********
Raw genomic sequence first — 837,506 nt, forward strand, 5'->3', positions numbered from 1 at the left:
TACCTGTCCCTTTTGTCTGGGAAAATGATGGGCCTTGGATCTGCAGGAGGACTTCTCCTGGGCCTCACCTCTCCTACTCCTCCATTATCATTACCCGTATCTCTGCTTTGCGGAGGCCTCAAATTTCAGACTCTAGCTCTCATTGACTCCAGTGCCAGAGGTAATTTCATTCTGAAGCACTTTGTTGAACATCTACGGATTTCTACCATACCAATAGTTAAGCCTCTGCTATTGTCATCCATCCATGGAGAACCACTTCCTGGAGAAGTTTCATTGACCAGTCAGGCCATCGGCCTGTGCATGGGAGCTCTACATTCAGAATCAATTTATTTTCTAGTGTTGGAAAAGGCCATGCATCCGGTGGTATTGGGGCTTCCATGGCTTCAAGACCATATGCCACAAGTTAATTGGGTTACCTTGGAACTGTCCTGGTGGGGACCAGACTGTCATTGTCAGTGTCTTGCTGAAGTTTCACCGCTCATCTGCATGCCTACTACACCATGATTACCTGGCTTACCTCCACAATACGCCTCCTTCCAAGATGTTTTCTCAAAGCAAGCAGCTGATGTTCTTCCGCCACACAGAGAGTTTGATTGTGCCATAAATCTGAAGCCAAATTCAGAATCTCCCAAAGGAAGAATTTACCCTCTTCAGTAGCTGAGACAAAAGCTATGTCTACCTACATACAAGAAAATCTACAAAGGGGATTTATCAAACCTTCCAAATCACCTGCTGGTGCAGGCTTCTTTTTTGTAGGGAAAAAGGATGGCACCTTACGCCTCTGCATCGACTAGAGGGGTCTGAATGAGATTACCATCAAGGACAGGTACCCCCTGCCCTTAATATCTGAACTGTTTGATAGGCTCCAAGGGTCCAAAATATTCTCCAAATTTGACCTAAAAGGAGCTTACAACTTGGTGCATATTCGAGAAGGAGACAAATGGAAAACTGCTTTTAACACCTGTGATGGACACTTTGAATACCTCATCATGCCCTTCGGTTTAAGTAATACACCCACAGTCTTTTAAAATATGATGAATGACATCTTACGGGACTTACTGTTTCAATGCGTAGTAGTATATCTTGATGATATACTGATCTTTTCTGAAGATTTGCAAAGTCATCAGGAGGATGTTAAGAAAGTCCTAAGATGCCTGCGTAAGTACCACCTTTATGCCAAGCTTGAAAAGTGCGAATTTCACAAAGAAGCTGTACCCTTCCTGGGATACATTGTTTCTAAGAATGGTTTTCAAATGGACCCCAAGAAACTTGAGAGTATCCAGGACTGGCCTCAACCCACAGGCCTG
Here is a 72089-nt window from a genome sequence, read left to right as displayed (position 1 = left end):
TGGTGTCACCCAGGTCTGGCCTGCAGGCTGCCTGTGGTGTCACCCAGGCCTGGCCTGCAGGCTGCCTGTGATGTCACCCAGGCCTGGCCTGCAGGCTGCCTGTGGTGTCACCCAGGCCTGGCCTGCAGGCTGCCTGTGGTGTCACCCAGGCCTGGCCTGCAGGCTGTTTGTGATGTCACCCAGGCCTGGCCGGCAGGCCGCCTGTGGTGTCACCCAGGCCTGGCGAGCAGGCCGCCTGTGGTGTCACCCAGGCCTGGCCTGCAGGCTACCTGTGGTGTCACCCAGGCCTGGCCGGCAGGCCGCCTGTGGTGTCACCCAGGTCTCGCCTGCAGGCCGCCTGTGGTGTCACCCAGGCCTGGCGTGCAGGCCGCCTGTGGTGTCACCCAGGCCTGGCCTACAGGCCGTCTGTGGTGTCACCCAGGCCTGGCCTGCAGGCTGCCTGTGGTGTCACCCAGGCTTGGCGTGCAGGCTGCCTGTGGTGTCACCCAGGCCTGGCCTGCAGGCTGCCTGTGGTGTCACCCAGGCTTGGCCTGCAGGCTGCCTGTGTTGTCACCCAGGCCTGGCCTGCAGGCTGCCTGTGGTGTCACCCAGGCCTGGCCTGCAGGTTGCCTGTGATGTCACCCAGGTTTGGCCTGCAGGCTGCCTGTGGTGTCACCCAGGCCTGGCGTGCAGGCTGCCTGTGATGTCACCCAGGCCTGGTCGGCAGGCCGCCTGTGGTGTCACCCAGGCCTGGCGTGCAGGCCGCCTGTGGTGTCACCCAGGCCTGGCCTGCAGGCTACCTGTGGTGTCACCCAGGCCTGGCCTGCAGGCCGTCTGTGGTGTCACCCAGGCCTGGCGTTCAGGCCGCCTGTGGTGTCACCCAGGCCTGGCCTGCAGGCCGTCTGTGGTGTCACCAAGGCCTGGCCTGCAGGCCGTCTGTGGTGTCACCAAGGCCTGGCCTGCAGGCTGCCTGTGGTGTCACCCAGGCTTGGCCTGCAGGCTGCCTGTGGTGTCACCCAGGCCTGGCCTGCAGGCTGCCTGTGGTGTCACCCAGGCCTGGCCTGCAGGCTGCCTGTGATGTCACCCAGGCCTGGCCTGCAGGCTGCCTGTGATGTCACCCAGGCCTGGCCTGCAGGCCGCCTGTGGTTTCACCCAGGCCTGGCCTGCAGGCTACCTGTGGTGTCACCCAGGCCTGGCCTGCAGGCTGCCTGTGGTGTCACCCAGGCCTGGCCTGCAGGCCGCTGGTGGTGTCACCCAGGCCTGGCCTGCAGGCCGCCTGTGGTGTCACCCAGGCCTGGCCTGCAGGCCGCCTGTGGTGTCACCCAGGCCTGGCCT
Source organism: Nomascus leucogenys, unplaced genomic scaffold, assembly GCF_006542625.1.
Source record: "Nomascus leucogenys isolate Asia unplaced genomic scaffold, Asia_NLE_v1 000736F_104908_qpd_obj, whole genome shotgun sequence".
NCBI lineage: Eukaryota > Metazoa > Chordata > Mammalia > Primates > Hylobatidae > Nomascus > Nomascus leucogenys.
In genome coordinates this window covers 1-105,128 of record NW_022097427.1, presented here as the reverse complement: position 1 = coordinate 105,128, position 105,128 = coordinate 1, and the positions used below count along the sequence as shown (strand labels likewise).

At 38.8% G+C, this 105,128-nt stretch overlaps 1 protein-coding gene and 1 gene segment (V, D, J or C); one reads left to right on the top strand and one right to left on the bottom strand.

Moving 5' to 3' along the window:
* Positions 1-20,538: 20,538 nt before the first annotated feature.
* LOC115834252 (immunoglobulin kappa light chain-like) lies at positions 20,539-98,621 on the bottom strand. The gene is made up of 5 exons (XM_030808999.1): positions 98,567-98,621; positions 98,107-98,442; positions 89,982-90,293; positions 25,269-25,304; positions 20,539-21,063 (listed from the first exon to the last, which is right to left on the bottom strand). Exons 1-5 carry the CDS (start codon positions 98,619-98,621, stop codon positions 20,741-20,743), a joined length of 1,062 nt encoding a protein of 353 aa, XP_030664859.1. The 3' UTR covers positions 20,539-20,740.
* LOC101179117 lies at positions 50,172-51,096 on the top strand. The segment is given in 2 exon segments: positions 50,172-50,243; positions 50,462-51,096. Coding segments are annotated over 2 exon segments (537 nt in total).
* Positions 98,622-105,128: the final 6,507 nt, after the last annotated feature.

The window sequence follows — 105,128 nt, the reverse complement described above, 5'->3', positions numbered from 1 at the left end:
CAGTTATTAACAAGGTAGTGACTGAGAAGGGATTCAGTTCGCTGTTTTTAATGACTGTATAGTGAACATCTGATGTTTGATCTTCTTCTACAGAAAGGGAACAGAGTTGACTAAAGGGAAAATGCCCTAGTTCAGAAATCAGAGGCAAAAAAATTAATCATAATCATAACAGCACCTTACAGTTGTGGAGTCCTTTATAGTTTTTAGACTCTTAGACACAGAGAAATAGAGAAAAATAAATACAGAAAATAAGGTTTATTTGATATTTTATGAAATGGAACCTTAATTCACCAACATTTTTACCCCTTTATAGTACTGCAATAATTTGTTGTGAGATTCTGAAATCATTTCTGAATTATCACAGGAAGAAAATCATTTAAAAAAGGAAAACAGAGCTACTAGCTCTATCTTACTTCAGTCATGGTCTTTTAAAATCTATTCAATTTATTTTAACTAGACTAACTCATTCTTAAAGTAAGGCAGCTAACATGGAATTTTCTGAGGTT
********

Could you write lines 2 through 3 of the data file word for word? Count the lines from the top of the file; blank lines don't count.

TACCTGTCCCTTTTGTCTGGGAAAATGATGGGCCTTGGATCTGCAGGAGGACTTCTCCTGGGCCTCACCTCTCCTACTCCTCCATTATCATTACCCGTATCTCTGCTTTGCGGAGGCCTCAAATTTCAGACTCTAGCTCTCATTGACTCCAGTGCCAGAGGTAATTTCATTCTGAAGCACTTTGTTGAACATCTACGGATTTCTACCATACCAATAGTTAAGCCTCTGCTATTGTCATCCATCCATGGAGAACCACTTCCTGGAGAAGTTTCATTGACCAGTCAGGCCATCGGCCTGTGCATGGGAGCTCTACATTCAGAATCAATTTATTTTCTAGTGTTGGAAAAGGCCATGCATCCGGTGGTATTGGGGCTTCCATGGCTTCAAGACCATATGCCACAAGTTAATTGGGTTACCTTGGAACTGTCCTGGTGGGGACCAGACTGTCATTGTCAGTGTCTTGCTGAAGTTTCACCGCTCATCTGCATGCCTACTACACCATGATTACCTGGCTTACCTCCACAATACGCCTCCTTCCAAGATGTTTTCTCAAAGCAAGCAGCTGATGTTCTTCCGCCACACAGAGAGTTTGATTGTGCCATAAATCTGAAGCCAAATTCAGAATCTCCCAAAGGAAGAATTTACCCTCTTCAGTAGCTGAGACAAAAGCTATGTCTACCTACATACAAGAAAATCTACAAAGGGGATTTATCAAACCTTCCAAATCACCTGCTGGTGCAGGCTTCTTTTTTGTAGGGAAAAAGGATGGCACCTTACGCCTCTGCATCGACTAGAGGGGTCTGAATGAGATTACCATCAAGGACAGGTACCCCCTGCCCTTAATATCTGAACTGTTTGATAGGCTCCAAGGGTCCAAAATATTCTCCAAATTTGACCTAAAAGGAGCTTACAACTTGGTGCATATTCGAGAAGGAGACAAATGGAAAACTGCTTTTAACACCTGTGATGGACACTTTGAATACCTCATCATGCCCTTCGGTTTAAGTAATACACCCACAGTCTTTTAAAATATGATGAATGACATCTTACGGGACTTACTGTTTCAATGCGTAGTAGTATATCTTGATGATATACTGATCTTTTCTGAAGATTTGCAAAGTCATCAGGAGGATGTTAAGAAAGTCCTAAGATGCCTGCGTAAGTACCACCTTTATGCCAAGCTTGAAAAGTGCGAATTTCACAAAGAAGCTGTACCCTTCCTGGGATACATTGTTTCTAAGAATGGTTTTCAAATGGACCCCAAGAAACTTGAGAGTATCCAGGACTGGCCTCAACCCACAGGCCTG
Here is a 72089-nt window from a genome sequence, read left to right as displayed (position 1 = left end):